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CPS introduces "ground-breaking" legal guidance on stalking


For the first time victims of stalking have had their ordeal recognised in official government guidance. The Crown Prosecution Service (CPS) has today published revised guidance on stalking and harassment. It emphasises the existence and widespread nature of 'stalking' as a particular category of harassment and it identifies the various ways in which stalking occurs.

Nazir Afzal, CPS Community Liaison Director and lead on stalking and harassment crimes, said:

"Stalking is pernicious and can affect anyone regardless of their walk of life. It has a devastating impact on the lives of those who become victims.

"The Stalking and Harassment Guidance gives prosecutors a better understanding of what stalking is. It provides them with a framework to build stronger cases and to apply for more effective restraining orders.  Prosecutors must now look at the bigger picture when dealing with these cases because we know that treating incidents of stalking as isolated belies the full impact on the victim and the criminal behaviour of the perpetrator.

"What we now understand more fully is that victims of stalking, just like victims of domestic violence, continue to live in fear of their stalkers despite the fact that they may have been prosecuted and imprisoned or subject to other sanctions."

Alexis Bowater, Chief Executive for the Network for Surviving Stalking (NSS), said:

"As the UK charity that represents stalking victims and their families, the Network for Surviving Stalking welcomes the new CPS guidelines on stalking and their swift and comprehensive response to a real need. We hope the inclusion of cyber-stalking for the first time will encourage everyone involved to take this crime more seriously.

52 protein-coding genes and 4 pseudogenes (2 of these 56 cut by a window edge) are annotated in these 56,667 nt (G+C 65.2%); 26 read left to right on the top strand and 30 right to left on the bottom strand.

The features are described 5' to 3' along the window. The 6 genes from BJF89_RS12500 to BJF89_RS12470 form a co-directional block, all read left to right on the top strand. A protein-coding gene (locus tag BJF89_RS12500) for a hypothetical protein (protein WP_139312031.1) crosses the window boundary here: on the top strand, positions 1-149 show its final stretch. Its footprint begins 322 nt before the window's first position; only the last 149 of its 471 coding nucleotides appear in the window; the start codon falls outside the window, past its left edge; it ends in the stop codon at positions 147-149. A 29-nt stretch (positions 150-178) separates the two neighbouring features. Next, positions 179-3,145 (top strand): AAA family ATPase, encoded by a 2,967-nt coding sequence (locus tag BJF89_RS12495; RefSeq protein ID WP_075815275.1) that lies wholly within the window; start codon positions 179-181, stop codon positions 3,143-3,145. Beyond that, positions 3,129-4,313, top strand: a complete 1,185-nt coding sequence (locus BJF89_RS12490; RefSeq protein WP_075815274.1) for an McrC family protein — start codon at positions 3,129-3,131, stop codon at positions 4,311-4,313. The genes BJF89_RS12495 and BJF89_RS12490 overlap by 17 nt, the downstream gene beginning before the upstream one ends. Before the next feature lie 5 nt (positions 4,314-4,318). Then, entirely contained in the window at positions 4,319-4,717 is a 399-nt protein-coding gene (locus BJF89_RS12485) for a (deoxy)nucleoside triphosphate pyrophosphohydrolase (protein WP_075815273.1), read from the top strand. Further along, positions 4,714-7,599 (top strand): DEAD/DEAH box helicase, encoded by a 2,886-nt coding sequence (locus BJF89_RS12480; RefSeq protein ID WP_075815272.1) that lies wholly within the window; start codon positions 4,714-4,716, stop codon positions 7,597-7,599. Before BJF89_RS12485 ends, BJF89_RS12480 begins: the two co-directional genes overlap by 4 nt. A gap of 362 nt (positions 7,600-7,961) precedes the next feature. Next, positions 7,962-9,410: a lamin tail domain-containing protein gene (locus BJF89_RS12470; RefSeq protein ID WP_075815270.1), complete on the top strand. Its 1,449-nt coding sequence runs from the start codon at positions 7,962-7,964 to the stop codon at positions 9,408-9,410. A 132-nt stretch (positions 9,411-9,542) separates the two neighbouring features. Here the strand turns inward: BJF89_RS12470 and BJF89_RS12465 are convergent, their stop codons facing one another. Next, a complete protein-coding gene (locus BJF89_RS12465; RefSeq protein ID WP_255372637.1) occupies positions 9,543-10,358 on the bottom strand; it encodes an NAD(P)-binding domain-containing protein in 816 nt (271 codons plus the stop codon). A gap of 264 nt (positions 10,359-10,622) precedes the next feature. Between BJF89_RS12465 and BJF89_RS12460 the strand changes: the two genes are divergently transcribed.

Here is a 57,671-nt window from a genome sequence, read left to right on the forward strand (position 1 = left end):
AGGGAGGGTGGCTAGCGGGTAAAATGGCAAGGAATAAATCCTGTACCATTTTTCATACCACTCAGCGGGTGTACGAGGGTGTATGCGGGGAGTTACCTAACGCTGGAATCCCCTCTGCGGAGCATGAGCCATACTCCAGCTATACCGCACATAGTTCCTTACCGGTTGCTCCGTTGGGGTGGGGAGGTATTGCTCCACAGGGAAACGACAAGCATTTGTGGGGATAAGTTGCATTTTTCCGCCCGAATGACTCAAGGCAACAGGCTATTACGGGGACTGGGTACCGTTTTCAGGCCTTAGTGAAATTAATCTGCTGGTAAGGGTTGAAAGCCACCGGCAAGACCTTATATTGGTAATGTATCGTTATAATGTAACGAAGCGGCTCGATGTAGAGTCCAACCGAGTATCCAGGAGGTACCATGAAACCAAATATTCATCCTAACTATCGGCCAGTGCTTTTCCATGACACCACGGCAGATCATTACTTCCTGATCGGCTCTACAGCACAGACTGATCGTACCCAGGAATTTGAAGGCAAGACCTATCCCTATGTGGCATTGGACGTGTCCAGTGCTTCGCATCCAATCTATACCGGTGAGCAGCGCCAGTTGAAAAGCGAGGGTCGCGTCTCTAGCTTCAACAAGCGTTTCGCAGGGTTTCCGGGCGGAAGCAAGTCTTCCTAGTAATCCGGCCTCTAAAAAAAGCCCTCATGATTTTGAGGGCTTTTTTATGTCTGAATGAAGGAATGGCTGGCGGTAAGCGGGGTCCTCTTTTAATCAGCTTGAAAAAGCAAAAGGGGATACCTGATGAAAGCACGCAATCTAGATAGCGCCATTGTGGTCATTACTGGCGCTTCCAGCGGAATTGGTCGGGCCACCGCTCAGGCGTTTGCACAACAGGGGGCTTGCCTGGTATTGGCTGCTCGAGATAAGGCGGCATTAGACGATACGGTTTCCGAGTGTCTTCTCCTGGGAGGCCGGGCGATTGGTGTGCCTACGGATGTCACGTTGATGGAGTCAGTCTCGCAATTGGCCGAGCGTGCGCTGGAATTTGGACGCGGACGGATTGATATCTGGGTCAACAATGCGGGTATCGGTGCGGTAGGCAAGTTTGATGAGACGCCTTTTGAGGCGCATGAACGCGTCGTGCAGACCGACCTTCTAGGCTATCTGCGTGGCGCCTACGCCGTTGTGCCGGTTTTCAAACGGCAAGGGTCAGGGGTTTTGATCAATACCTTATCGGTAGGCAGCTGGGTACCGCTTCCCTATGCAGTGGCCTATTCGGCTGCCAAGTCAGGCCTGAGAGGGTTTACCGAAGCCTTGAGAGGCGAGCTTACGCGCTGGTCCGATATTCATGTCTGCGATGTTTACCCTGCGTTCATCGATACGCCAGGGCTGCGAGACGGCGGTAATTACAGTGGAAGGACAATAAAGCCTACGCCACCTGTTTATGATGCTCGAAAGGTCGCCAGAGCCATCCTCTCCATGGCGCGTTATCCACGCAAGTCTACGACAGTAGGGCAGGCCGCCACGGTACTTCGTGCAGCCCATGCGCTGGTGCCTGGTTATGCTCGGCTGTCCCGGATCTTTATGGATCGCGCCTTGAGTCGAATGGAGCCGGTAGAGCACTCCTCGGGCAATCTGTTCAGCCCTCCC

"This new guidance will go a long way to improving the lives of victims and to making sure that perpetrators are treated appropriately by the courts. Recognising in particular new forms of stalking such as cyber-stalking is ground-breaking."

Prosecutors will now be better equipped to assess the safety and needs of each victim on an individual basis. They should ensure that a full risk assessment has been recently conducted by the police or other criminal justice agencies. The CPS will work more closely with these agencies to apply for stronger restraining orders to help reduce the risks to victims and to prevent further offences.

Mr Afzal, who has met a number of victims of stalking and consulted with victims' charities, continued:

"We have been working very closely with stalking charities, the Association of Chief Police Officers (ACPO) and the Home Office to understand how we can improve our service to victims. Early risk identification will ensure that police and prosecutors have the crucial information to enable them to build stronger cases.